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Becoming a digital nomad is going to involve finding some way to make money online in some way. That will usually involve one of two things. Finding a job you can do remotely – or making one.
Although more and more digital nomads are finding companies that let them work a permanent position from afar, it’s much more likely that you’ll be working for yourself in some way. And why wouldn’t you? Working for yourself is the ultimate freedom. And for many of us, it’s what drew us toward the digital nomad lifestyle in the first place.
Whether you choose to freelance or set up an online business of some other kind, you’re going to need at least a couple of things to get started. Here are the things that you definitely DO need to run a successful remote business – and the things you don’t.
Remote business basics
No matter what industry you’re in, you’re going to need something to do your job. For many digital nomads, that’s just a laptop and a WiFi connection. But that’s not always the case.
If you’re a yoga instructor, you might need nothing more than a mat and yoga clothes. If you’re a medical transcriber, you might need headphones as well as a laptop and WiFi connection. And if you’re a blogger, you’ll need all your blogging gear such as a camera/phone and a blog.
What is the bare minimum you need to run your business?
We’re talking backs to basics, absolute essentials here. And once you’ve worked that out, you have everything you need to get your busy on the (virtual) road.
Investing in your business
Of course, few people want to work with the absolute basics. At the very least, it’s nice to have a good quality laptop or whatever else you need. And for that reason, you’re going to want to invest at some point.
This is something I can advise on from personal experience. Investing back into my business was something I really struggled with for a long time. After all, why would you want to spend more than you have to? Every little business purchase could be the price of a cool travel experience.
But let me tell you now: it’s so worth it. Obviously you have to invest in the right things to make it worth it, but when you do it’s a no-brainer. Here’s what to invest in and when to do it.
When you only need a laptop to do your job, you might not think you need to spend any money here. But let’s look at it another way. When you only have to buy a laptop, don’t you want to get the best one possible?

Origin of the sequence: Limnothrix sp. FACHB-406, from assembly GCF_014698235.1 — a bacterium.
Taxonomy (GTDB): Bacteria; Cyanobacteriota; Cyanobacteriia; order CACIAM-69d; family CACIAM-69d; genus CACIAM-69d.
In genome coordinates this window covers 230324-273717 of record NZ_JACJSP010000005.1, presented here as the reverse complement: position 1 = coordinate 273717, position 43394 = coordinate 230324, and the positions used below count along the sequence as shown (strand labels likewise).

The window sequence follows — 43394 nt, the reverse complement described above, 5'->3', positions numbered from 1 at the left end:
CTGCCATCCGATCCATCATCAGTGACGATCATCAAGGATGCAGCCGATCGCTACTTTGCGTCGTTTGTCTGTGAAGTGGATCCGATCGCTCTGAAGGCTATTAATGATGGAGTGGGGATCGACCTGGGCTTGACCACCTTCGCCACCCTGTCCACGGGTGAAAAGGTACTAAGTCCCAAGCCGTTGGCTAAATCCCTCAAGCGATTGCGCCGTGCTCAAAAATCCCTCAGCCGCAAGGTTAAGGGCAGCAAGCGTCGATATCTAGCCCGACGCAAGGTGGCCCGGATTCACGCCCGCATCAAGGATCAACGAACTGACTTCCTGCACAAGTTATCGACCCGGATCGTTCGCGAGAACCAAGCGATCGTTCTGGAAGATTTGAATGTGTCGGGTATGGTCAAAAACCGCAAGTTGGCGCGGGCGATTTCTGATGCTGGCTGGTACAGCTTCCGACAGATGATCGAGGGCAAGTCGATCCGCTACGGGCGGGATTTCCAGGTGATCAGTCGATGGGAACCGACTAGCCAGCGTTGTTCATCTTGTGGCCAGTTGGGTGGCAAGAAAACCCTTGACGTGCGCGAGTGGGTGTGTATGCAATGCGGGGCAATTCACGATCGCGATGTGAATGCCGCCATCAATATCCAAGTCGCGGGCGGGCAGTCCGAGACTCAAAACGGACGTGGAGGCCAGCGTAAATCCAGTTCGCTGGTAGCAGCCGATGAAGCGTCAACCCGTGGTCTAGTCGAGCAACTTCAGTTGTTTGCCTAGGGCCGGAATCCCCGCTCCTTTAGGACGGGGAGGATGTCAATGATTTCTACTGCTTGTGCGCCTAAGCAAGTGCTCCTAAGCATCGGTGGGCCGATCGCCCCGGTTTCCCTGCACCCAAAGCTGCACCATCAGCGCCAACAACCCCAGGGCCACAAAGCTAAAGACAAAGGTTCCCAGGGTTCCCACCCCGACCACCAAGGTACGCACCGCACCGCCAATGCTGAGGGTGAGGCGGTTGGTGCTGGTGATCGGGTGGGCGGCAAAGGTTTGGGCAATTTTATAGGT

My old ASUS laptop was great for travelling. It was lightweight, fast and easy to carry around. But once I started making YouTube videos, it wasn’t so convenient anymore. And so I upgraded to the HP Spectre X360 as soon as it was released. Yep, a $2,000 laptop. Eek.
I’d never spent that much on laptops cumulatively in my entire life (and I’d been through at least 3). That was a massive amount of money. But given that I use it for 6-12 hours every single day, it didn’t make sense to spend less.
My laptop is the most expensive thing I’ve ever bought (with my Canon 5D iii body coming in a close second), but it was totally worth it. It’s fast, which means I’m efficient. It’s powerful, which means I’m productive. And it’s great for travel and nice to use, which means I enjoy my work more.
Should you upgrade?
Knowing when to upgrade is hard, especially when you have an unstable income. But as a rule of thumb, you should upgrade if you can afford to and it’s going to make your work easier and more efficient. If your current gear is holding you back in any way, that’s a good sign that it’s time for a little investment.
Website and online presence
If you’re running a remote business, you’re going to need a website. Blogs aren’t just for bloggers – they’re a great way for any company to find new customers.
Setting up a website can be as cheap as you like. It can even be free (although I wouldn’t recommend it!). But if you want a good website that doesn’t waste your time by breaking, you’re going to want to invest a little.
Hosting and setup
I use WordPress for all of my clients and it’s completely free. The only thing you need to pay for is your hosting and domain name. I’ve tried a LOT of them and these are the ones I recommend:
If you’re based in North or South America, I recommend using a US-based hosting service. Everyone will recommend Bluehost because the affiliates are good, but I’ve only had bad experiences with them. The two I still use and recommend are Siteground and Hostgator.